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Are Akastor ASA's (OB:AKA) Interest Costs Too High?

Simply Wall St

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Investors are always looking for growth in small-cap stocks like Akastor ASA (OB:AKA), with a market cap of øre3.8b. However, an important fact which most ignore is: how financially healthy is the business? Since AKA is loss-making right now, it’s essential to evaluate the current state of its operations and pathway to profitability. Let's work through some financial health checks you may wish to consider if you're interested in this stock. Nevertheless, this is just a partial view of the stock, and I recommend you dig deeper yourself into AKA here.

AKA’s Debt (And Cash Flows)

AKA's debt levels have fallen from øre2.5b to øre602m over the last 12 months , which also accounts for long term debt. With this debt payback, AKA currently has øre198m remaining in cash and short-term investments to keep the business going. Additionally, AKA has generated øre315m in operating cash flow in the last twelve months, resulting in an operating cash to total debt ratio of 52%, meaning that AKA’s current level of operating cash is high enough to cover debt.

Does AKA’s liquid assets cover its short-term commitments?

At the current liabilities level of øre3.2b, it appears that the company has maintained a safe level of current assets to meet its obligations, with the current ratio last standing at 1.23x. The current ratio is the number you get when you divide current assets by current liabilities. For Energy Services companies, this ratio is within a sensible range since there is a bit of a cash buffer without leaving too much capital in a low-return environment.

OB:AKA Historical Debt, April 9th 2019
OB:AKA Historical Debt, April 9th 2019

Can AKA service its debt comfortably?

With debt at 14% of equity, AKA may be thought of as appropriately levered. AKA is not taking on too much debt commitment, which can be restrictive and risky for equity-holders. Investors' risk associated with debt is very low with AKA, and the company has plenty of headroom and ability to raise debt should it need to in the future.

Next Steps:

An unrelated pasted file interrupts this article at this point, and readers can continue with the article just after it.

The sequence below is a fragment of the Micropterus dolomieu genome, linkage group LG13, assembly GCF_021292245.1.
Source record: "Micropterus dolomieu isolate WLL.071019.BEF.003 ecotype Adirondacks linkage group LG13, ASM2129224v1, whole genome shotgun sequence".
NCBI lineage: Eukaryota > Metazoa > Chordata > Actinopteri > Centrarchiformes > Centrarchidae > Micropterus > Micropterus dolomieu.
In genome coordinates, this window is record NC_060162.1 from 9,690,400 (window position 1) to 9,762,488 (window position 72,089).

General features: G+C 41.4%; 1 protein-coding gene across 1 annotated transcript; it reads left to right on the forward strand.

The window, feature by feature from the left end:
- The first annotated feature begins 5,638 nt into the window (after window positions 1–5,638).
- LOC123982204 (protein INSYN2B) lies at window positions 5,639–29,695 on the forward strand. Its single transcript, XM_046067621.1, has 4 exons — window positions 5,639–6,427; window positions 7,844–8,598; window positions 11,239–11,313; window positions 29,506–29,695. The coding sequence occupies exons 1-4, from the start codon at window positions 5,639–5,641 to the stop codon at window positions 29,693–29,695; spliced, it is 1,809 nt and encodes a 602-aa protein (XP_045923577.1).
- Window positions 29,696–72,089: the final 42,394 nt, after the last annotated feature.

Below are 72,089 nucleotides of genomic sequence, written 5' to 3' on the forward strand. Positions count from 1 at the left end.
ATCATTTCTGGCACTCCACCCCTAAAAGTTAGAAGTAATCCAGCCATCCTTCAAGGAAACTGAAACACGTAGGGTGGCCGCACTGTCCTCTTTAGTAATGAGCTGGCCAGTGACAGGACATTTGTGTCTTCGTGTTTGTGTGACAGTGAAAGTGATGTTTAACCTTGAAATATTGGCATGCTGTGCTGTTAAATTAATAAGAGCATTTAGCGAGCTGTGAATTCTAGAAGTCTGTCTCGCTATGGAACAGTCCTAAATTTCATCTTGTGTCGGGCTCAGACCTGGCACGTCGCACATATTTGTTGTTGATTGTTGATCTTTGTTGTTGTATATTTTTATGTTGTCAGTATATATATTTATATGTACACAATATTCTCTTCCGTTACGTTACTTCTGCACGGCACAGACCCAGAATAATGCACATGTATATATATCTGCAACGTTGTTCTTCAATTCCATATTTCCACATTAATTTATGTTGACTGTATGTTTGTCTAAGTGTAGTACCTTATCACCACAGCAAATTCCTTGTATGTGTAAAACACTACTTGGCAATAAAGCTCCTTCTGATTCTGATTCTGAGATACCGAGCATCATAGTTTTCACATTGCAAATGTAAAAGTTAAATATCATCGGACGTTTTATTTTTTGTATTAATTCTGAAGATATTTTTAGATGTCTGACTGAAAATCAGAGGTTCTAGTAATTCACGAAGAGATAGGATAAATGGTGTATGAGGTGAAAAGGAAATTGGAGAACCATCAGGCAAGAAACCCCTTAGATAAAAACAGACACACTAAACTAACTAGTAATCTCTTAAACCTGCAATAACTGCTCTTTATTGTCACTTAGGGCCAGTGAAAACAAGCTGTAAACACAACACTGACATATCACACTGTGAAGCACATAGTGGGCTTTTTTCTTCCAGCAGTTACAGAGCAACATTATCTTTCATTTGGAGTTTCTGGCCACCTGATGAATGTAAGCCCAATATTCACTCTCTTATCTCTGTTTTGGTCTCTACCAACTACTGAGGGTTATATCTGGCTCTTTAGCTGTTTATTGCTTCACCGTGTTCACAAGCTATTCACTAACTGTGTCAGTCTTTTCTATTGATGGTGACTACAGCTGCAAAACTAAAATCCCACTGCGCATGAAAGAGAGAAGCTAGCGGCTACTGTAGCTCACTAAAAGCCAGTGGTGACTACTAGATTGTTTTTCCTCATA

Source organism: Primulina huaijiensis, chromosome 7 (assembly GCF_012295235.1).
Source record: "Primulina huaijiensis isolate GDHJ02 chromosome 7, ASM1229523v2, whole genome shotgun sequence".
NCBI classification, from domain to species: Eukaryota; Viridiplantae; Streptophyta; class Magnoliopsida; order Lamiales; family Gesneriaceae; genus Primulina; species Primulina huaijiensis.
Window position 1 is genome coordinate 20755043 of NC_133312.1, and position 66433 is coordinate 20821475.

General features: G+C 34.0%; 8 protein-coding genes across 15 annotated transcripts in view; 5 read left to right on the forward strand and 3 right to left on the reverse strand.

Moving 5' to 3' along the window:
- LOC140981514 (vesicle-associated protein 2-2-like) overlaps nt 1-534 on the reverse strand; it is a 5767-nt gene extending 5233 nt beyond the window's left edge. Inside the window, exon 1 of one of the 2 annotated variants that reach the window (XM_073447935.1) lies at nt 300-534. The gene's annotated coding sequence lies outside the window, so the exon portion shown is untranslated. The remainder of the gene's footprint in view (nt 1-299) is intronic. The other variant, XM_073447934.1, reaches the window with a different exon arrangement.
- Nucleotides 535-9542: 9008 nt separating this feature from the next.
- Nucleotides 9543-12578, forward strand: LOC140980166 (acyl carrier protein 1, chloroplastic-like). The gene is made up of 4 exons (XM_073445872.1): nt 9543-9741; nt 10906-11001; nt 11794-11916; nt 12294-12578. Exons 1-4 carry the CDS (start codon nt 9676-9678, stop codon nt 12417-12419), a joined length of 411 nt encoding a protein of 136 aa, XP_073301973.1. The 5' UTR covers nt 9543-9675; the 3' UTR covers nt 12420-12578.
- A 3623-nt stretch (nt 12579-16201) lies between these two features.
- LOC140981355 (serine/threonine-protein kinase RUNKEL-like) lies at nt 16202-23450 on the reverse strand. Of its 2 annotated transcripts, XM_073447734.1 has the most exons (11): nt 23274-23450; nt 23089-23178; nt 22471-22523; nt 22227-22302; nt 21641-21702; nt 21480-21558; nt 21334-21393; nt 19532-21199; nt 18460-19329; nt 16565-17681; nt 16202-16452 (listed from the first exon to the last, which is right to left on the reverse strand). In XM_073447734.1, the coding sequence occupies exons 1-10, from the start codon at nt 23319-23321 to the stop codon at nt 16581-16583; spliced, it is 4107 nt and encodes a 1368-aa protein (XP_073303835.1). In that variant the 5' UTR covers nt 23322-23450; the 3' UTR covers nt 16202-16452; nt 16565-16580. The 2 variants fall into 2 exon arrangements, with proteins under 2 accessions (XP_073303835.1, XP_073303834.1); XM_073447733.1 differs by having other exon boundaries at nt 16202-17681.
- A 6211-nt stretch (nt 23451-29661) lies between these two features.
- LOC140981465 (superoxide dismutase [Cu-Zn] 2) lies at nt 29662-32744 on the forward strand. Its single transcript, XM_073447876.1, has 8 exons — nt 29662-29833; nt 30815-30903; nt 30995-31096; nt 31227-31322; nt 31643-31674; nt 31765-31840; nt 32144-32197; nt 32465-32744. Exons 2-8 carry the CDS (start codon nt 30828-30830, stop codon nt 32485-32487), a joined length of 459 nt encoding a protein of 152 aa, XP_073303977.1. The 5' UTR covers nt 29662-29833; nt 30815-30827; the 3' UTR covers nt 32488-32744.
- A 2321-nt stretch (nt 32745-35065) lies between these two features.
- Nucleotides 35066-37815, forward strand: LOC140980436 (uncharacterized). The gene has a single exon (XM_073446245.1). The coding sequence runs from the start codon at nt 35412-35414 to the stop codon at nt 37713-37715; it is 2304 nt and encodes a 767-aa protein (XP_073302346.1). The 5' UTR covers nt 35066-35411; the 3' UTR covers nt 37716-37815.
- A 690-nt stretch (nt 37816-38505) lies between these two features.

AKA’s high cash coverage and low debt levels indicate its ability to utilise its borrowings efficiently in order to generate ample cash flow. In addition to this, the company will be able to pay all of its upcoming liabilities from its current short-term assets. Keep in mind I haven't considered other factors such as how AKA has been performing in the past. You should continue to research Akastor to get a better picture of the stock by looking at:

  1. Future Outlook: What are well-informed industry analysts predicting for AKA’s future growth? Take a look at our free research report of analyst consensus for AKA’s outlook.

  2. Valuation: What is AKA worth today? Is the stock undervalued, even when its growth outlook is factored into its intrinsic value? The intrinsic value infographic in our free research report helps visualize whether AKA is currently mispriced by the market.

  3. Other High-Performing Stocks: Are there other stocks that provide better prospects with proven track records? Explore our free list of these great stocks here.

We aim to bring you long-term focused research analysis driven by fundamental data. Note that our analysis may not factor in the latest price-sensitive company announcements or qualitative material.

If you spot an error that warrants correction, please contact the editor at editorial-team@simplywallst.com. This article by Simply Wall St is general in nature. It does not constitute a recommendation to buy or sell any stock, and does not take account of your objectives, or your financial situation. Simply Wall St has no position in the stocks mentioned. Thank you for reading.